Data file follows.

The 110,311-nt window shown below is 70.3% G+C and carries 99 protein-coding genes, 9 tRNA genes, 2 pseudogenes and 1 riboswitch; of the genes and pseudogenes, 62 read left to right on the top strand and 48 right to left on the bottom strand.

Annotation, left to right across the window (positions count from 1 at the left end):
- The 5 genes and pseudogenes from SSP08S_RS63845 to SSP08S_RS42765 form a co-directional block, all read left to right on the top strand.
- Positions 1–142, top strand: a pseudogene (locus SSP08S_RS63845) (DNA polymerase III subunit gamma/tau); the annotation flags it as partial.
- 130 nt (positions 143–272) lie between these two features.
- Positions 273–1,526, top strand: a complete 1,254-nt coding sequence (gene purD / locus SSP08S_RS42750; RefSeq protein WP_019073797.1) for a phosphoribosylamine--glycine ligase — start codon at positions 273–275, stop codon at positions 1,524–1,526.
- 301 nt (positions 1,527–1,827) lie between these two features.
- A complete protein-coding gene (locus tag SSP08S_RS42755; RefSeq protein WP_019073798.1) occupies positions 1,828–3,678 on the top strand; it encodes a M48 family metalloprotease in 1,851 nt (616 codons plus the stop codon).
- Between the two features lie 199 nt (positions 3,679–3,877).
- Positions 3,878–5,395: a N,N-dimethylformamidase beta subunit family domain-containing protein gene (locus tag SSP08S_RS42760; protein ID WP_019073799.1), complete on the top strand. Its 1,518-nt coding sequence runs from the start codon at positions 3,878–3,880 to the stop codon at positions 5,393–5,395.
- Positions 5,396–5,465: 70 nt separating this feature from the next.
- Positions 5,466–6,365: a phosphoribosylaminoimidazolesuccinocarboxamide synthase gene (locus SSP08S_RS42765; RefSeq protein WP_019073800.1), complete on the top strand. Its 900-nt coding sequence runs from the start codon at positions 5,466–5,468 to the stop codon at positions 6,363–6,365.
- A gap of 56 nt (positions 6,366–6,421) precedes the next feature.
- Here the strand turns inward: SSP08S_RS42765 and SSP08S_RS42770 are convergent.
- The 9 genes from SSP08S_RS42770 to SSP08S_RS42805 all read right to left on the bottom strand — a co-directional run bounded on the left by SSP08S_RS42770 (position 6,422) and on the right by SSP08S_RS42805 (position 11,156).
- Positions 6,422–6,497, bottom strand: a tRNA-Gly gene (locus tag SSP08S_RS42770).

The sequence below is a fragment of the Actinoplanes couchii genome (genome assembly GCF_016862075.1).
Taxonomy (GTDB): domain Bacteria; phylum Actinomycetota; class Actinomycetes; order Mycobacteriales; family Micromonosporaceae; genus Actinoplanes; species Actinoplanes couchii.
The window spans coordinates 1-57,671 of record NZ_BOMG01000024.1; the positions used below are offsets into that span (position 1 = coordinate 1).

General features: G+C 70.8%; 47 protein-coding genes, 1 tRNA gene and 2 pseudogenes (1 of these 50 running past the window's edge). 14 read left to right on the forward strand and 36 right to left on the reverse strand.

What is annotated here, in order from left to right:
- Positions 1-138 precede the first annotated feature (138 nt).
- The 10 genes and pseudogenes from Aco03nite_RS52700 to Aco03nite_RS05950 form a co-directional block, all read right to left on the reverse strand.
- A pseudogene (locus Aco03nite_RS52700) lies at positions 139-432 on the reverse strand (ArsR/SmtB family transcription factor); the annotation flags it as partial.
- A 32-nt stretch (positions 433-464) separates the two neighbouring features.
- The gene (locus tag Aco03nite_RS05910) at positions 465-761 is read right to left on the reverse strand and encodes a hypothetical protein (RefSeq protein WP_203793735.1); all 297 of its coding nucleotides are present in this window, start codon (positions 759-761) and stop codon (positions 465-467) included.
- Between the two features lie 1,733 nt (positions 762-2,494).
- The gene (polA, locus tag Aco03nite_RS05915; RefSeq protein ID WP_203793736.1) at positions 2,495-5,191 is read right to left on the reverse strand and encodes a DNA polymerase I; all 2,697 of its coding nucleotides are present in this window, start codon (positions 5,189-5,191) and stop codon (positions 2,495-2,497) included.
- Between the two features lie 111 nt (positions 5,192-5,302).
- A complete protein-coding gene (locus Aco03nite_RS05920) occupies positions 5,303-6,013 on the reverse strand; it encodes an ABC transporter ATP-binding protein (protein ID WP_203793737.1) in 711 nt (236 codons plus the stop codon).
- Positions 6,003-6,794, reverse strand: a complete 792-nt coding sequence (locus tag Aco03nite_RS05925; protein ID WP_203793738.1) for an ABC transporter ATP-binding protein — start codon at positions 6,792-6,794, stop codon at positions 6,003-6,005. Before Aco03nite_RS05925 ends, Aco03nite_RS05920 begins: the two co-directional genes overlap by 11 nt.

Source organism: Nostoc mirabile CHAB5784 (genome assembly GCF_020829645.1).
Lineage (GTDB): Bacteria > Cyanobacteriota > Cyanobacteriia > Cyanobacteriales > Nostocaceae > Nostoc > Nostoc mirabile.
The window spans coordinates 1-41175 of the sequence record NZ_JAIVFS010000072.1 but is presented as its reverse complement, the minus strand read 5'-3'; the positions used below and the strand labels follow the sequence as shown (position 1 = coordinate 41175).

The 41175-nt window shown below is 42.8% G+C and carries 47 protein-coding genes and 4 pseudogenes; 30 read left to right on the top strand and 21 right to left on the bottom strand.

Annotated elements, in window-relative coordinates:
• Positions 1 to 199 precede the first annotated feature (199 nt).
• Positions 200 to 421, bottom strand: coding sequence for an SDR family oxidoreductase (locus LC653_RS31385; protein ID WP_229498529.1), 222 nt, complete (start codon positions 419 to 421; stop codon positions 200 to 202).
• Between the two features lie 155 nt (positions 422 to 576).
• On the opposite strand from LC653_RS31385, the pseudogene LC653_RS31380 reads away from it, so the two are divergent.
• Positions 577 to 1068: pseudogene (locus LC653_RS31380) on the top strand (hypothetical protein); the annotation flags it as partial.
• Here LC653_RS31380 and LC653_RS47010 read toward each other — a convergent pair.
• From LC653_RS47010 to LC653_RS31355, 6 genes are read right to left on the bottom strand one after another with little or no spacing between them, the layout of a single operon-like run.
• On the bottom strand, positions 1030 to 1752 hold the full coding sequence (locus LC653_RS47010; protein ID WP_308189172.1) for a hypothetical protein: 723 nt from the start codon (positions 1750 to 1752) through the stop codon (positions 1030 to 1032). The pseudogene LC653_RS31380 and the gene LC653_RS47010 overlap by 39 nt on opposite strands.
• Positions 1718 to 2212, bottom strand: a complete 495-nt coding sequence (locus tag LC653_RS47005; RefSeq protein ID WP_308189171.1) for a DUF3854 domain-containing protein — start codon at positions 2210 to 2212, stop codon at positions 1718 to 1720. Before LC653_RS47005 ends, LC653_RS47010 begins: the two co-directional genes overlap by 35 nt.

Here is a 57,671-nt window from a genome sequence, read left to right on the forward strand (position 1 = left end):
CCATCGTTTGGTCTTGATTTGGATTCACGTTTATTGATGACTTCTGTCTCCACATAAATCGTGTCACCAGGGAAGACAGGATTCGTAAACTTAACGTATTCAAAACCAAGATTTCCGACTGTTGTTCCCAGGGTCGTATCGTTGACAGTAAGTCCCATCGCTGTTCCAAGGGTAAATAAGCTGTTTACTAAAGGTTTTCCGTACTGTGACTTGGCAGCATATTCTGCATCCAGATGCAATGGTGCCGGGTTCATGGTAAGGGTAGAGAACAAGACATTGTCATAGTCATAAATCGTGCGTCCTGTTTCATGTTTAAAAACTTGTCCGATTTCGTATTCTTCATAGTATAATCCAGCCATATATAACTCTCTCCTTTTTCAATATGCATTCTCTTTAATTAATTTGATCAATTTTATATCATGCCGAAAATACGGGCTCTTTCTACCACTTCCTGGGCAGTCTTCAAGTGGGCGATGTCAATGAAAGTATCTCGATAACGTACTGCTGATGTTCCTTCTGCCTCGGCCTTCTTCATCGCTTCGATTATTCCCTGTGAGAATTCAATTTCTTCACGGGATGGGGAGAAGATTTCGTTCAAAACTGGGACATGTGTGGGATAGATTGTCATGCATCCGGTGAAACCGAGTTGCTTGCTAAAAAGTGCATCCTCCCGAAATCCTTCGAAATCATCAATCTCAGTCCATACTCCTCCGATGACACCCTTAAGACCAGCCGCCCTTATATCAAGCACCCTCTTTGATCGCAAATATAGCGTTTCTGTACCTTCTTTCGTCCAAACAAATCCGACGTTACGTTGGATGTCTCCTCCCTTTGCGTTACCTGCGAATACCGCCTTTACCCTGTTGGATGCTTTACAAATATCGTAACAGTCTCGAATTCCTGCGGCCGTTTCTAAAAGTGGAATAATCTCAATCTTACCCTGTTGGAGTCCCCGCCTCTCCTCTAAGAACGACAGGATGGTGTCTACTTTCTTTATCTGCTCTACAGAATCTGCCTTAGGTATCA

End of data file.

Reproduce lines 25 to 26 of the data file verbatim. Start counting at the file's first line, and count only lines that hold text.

- A 32-nt stretch (positions 433-464) separates the two neighbouring features.
- The gene (locus tag Aco03nite_RS05910) at positions 465-761 is read right to left on the reverse strand and encodes a hypothetical protein (RefSeq protein WP_203793735.1); all 297 of its coding nucleotides are present in this window, start codon (positions 759-761) and stop codon (positions 465-467) included.